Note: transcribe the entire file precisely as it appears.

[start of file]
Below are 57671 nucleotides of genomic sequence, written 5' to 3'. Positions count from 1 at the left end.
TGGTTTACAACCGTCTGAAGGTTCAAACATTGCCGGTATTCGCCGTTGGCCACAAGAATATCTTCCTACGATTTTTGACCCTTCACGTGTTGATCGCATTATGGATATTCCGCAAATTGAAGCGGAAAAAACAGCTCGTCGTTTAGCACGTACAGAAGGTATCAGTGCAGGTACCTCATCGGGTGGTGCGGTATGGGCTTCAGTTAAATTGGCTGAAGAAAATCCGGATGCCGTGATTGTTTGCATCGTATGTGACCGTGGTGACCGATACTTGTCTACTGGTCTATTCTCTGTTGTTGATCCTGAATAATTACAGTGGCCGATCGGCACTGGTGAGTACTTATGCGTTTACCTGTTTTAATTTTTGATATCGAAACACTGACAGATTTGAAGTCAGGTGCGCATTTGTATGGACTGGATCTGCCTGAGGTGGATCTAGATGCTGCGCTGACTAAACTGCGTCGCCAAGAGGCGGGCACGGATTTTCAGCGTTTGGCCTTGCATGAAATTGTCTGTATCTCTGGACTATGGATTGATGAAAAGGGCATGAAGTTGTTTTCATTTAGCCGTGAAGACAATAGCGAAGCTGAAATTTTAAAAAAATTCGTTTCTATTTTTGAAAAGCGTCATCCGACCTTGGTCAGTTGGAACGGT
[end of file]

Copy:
Below are 57671 nucleotides of genomic sequence, written 5' to 3'. Positions count from 1 at the left end.
TGGTTTACAACCGTCTGAAGGTTCAAACATTGCCGGTATTCGCCGTTGGCCACAAGAATATCTTCCTACGATTTTTGACCCTTCACGTGTTGATCGCATTATGGATATTCCGCAAATTGAAGCGGAAAAAACAGCTCGTCGTTTAGCACGTACAGAAGGTATCAGTGCAGGTACCTCATCGGGTGGTGCGGTATGGGCTTCAGTTAAATTGGCTGAAGAAAATCCGGATGCCGTGATTGTTTGCATCGTATGTGACCGTGGTGACCGATACTTGTCTACTGGTCTATTCTCTGTTGTTGATCCTGAATAATTACAGTGGCCGATCGGCACTGGTGAGTACTTATGCGTTTACCTGTTTTAATTTTTGATATCGAAACACTGACAGATTTGAAGTCAGGTGCGCATTTGTATGGACTGGATCTGCCTGAGGTGGATCTAGATGCTGCGCTGACTAAACTGCGTCGCCAAGAGGCGGGCACGGATTTTCAGCGTTTGGCCTTGCATGAAATTGTCTGTATCTCTGGACTATGGATTGATGAAAAGGGCATGAAGTTGTTTTCATTTAGCCGTGAAGACAATAGCGAAGCTGAAATTTTAAAAAAATTCGTTTCTATTTTTGAAAAGCGTCATCCGACCTTGGTCAGTTGGAACGGT